In recent years, we have seen some powerful and destructive hurricanes hit various parts of the country. As evidenced by last year’s landfall on southwest Florida from Hurricane Ian, the aftermath can be quite destructive and daunting. Needless to say, the level of destruction leads to many residents being displaced as many homes are uninhabitable. So what are the ultimate impacts on local markets from these devastating storms? Recently, researchers based at Resources for the Future (RFF), the University of California San Diego, and the U.S. Government Accountability Office analyzed conditions of the housing markets and population turnover in Florida from 2000 to 2016 after these storms.
Hurricanes lead to gentrification
Oftentimes, it is believed that a devastating hurricane making landfall in a certain area will lead to lower demand for housing as many residents may end up relocating out of the area. However, this is exactly the opposite of what happens. In fact, what has been observed is that these areas tend to attract wealthier inhabitants. The result is more competition for a limited inventory of homes which ultimately drives up prices. This phenomenon typically lasts for approximately three years while the housing stock is built back up. So what exactly is seen during this three year period while an impacted area is being built back? Here a few findings being seen:
- The average income of new home buyers increases proportionately with rising home prices.
- On average, home prices rise by 5% in the hurricane impacted areas during the three years following a storm. After this period, prices tend to go back to pre-storm levels as a baseline.
- Other than income rising, there typically is no changes in the socio-demographic characteristics of neighborhoods after a hurricane.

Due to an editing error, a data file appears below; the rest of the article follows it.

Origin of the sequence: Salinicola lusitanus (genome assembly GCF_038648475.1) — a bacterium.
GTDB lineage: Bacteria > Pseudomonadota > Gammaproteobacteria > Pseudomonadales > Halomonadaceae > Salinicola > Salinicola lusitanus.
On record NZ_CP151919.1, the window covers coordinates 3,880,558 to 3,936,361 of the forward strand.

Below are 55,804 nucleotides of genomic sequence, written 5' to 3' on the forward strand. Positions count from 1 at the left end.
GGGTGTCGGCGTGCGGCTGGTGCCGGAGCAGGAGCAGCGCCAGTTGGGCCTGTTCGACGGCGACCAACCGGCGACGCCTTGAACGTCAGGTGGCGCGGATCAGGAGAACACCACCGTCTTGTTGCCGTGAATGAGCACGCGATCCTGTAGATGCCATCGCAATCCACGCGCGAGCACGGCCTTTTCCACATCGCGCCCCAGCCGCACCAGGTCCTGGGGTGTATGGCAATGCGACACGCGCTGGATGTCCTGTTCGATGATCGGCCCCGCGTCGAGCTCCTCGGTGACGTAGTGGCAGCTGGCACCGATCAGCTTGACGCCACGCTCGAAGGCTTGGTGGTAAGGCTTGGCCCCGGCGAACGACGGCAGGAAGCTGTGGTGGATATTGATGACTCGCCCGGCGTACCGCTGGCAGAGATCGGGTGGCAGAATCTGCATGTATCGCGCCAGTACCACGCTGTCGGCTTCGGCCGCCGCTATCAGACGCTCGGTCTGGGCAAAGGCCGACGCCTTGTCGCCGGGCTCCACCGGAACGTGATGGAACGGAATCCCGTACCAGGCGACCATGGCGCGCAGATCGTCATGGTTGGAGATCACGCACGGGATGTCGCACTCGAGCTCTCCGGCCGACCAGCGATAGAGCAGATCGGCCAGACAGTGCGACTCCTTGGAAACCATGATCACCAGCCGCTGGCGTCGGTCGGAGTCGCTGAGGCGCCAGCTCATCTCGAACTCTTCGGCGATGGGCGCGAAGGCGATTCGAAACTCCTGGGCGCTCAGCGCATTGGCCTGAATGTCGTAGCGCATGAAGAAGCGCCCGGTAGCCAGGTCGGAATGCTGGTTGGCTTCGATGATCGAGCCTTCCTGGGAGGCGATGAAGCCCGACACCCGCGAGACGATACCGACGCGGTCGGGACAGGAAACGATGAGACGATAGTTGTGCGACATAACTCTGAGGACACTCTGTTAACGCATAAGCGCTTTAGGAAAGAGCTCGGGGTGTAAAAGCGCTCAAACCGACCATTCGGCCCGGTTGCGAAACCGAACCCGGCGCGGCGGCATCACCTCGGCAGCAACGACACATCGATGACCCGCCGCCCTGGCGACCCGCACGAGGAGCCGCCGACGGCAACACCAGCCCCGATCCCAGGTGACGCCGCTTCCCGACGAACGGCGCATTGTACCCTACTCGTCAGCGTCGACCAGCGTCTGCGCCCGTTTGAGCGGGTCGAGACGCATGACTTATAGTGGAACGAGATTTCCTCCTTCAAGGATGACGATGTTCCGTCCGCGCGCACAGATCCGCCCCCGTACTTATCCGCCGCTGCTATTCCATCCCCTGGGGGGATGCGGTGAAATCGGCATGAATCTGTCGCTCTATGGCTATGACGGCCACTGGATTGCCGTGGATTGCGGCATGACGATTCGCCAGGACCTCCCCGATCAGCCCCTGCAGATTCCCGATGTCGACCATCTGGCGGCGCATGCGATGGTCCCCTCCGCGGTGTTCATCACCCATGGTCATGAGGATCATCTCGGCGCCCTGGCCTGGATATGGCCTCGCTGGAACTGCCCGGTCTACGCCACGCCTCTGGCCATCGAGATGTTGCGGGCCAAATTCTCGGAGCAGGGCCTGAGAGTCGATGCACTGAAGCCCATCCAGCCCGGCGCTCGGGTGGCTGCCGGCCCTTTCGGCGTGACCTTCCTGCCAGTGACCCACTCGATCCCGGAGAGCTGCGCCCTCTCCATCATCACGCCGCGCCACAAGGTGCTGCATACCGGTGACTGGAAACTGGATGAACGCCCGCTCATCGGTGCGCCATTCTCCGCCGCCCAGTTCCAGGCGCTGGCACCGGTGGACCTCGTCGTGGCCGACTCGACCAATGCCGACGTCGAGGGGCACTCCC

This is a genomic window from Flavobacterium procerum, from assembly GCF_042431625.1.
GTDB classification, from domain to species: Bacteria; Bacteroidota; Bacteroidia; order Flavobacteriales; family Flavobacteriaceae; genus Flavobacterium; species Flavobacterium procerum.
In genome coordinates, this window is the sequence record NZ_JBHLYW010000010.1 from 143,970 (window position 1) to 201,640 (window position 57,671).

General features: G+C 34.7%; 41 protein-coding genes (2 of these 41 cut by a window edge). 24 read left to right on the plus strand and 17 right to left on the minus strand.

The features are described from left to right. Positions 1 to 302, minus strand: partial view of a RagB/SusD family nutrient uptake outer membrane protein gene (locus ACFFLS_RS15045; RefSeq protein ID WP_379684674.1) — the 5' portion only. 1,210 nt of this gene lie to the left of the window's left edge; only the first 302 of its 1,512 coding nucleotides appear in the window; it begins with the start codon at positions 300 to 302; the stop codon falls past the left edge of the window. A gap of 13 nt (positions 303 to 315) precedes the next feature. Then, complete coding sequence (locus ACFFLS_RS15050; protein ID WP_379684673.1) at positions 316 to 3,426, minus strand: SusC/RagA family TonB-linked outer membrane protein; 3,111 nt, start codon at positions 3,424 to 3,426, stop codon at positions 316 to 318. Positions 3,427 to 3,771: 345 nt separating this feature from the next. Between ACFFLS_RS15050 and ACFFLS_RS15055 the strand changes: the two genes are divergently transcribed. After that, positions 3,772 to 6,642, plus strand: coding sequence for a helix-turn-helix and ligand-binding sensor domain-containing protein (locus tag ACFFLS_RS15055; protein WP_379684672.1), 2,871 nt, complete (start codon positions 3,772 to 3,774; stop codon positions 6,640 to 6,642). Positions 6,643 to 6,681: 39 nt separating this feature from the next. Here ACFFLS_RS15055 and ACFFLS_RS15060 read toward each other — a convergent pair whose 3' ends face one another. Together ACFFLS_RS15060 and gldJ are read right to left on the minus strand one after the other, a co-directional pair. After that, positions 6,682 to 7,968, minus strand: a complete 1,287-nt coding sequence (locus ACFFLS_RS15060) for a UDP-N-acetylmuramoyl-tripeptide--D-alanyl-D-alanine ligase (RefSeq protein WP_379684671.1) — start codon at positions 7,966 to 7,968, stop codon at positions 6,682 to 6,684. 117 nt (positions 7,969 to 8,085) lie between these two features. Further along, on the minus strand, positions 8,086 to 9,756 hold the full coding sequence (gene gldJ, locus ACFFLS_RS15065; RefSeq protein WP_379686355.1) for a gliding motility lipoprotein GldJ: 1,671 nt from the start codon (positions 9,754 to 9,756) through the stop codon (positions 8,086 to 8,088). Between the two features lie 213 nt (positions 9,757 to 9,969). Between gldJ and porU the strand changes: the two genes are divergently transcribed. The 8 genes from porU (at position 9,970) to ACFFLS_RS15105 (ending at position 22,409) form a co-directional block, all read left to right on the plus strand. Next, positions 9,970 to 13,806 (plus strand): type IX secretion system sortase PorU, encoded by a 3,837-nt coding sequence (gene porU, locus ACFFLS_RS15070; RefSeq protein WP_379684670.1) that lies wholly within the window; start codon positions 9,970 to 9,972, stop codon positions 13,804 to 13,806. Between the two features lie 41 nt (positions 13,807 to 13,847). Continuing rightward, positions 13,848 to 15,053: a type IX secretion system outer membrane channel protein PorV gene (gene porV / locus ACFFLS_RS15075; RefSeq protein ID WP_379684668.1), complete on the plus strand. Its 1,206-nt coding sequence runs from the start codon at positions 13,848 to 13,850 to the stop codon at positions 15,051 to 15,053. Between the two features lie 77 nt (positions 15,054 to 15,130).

- Hurricanes do not impact the long-term demand for housing in areas affected by storms. It is believed that wealthier inhabitants may move to the area following a storm because they can weather the higher home prices and insurances costs.
The findings above are certainly interesting and may even be counterintuitive to many. In fact, we are currently seeing this phenomenon taking place in southwest Florida as this article is being written. As markets such as Naples, Bonita Beach, Estero, Cape Coral, Captiva, Sanibel, and Fort Myers are rebuilding from the devastation caused by Hurricane Ian, we are seeing home prices rise. Another interesting finding is that we are also seeing more buyers from the northeast entering the area. Historically, we tend to see more northeast buyers moving to southeast Florida while more midwest buyers move to the southwest coast of the state. Nonetheless, the economic impact and effect on housing from hurricanes is quite substantial.
Do you have questions about the South Florida real estate market? We can help. Whether you are buying, selling, or renting, feel free to contact our team of experts at Live South Florida Realty, Inc. today! Would you like to have the power of the South Florida MLS right on your smartphone or tablet? Then download the free Florida Home Search app today!